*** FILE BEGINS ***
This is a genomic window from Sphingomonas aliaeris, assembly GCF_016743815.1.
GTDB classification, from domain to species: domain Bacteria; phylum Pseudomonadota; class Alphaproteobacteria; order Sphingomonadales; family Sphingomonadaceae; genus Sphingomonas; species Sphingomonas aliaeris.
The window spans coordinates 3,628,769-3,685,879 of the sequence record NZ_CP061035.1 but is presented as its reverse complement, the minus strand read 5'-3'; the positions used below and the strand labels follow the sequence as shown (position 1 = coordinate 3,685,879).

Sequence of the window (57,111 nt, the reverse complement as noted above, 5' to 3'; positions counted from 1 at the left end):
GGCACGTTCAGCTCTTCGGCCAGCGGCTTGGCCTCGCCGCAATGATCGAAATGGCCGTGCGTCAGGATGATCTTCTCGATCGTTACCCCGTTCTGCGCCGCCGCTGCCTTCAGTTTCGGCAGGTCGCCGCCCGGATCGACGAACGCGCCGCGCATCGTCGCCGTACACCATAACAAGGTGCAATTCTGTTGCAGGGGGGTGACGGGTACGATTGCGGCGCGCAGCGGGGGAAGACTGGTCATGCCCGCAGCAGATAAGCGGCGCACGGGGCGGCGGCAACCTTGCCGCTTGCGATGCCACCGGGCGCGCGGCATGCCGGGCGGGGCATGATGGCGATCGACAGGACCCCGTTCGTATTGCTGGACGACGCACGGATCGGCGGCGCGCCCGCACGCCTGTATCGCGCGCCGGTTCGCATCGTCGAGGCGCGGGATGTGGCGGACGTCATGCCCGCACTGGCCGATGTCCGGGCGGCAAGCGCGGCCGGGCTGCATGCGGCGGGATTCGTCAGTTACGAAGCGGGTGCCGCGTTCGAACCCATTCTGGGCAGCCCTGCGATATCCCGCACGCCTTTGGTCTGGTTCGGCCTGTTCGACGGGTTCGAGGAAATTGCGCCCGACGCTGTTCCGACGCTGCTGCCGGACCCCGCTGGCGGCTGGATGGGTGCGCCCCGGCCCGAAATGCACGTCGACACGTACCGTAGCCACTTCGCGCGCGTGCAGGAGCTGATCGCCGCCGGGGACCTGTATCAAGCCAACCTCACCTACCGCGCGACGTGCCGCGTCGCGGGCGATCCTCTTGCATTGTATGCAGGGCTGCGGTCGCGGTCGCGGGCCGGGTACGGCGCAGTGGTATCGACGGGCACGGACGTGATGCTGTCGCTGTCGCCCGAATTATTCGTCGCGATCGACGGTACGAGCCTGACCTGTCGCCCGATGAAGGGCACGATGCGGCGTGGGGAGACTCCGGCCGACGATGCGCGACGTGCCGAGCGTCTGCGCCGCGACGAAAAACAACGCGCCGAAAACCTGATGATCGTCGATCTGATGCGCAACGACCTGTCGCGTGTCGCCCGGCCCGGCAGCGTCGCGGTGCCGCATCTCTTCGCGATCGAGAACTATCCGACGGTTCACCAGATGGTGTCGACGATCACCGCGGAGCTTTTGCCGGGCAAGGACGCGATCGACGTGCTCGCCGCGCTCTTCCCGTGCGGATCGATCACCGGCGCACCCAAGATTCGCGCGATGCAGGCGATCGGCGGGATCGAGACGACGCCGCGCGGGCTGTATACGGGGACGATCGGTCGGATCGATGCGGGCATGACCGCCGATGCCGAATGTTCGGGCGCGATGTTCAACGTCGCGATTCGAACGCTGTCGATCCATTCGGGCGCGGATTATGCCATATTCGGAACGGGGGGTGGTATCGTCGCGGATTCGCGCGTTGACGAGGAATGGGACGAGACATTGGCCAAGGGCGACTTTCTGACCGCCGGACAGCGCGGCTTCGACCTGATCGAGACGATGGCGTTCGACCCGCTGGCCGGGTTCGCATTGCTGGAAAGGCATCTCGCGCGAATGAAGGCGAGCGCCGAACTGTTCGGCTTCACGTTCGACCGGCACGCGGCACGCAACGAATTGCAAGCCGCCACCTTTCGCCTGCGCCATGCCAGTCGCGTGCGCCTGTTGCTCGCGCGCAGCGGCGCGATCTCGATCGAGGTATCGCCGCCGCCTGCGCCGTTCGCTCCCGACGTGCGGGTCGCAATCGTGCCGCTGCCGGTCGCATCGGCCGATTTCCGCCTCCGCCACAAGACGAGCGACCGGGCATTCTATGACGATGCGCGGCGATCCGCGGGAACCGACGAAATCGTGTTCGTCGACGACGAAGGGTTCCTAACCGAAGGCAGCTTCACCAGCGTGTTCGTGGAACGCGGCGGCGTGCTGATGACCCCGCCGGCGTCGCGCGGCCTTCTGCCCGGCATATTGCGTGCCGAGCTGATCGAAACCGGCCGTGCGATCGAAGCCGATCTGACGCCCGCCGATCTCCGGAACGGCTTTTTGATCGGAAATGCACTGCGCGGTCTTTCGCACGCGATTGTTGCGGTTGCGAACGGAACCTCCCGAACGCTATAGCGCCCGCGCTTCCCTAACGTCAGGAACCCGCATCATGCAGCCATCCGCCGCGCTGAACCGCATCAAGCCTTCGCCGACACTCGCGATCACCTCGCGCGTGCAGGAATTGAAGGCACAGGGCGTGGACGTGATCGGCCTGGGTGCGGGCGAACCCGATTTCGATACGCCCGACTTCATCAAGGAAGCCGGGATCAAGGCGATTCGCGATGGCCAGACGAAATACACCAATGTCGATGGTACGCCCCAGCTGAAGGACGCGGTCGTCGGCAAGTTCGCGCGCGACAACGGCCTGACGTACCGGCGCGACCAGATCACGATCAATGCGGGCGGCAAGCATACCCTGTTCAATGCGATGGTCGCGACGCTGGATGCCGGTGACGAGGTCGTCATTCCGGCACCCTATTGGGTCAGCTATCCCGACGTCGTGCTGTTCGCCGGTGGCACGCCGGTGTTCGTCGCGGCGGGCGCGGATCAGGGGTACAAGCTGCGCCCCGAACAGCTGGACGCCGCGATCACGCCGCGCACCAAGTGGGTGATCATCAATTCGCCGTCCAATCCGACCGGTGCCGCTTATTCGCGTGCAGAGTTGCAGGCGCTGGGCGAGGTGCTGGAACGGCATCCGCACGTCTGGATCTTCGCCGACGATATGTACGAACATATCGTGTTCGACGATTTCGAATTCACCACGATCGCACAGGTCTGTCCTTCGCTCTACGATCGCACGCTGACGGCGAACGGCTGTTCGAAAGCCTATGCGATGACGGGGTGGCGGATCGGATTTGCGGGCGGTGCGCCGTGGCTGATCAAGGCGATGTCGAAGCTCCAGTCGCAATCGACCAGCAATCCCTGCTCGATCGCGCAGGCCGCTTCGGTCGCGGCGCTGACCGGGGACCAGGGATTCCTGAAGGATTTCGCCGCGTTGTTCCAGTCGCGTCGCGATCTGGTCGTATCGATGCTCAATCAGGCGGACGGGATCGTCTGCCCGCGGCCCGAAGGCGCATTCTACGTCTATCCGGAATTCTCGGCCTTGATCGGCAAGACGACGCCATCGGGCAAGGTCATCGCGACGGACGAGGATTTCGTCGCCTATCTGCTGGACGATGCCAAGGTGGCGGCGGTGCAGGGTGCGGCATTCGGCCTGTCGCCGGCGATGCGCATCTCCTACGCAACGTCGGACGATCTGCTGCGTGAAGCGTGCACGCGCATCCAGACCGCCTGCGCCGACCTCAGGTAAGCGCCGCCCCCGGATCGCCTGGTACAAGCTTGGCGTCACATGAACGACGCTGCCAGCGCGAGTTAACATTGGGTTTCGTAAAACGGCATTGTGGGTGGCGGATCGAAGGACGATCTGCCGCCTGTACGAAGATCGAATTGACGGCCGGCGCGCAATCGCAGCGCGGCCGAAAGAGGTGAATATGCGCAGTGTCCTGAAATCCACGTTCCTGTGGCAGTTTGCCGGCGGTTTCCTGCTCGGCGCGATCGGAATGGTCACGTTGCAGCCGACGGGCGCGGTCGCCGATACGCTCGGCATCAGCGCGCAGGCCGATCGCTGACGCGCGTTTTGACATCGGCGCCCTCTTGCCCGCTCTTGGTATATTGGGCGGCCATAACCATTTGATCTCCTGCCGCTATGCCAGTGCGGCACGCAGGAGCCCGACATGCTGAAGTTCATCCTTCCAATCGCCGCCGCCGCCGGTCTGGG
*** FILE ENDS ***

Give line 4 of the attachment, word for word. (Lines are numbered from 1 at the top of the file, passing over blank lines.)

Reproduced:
Sequence of the window (57,111 nt, the reverse complement as noted above, 5' to 3'; positions counted from 1 at the left end):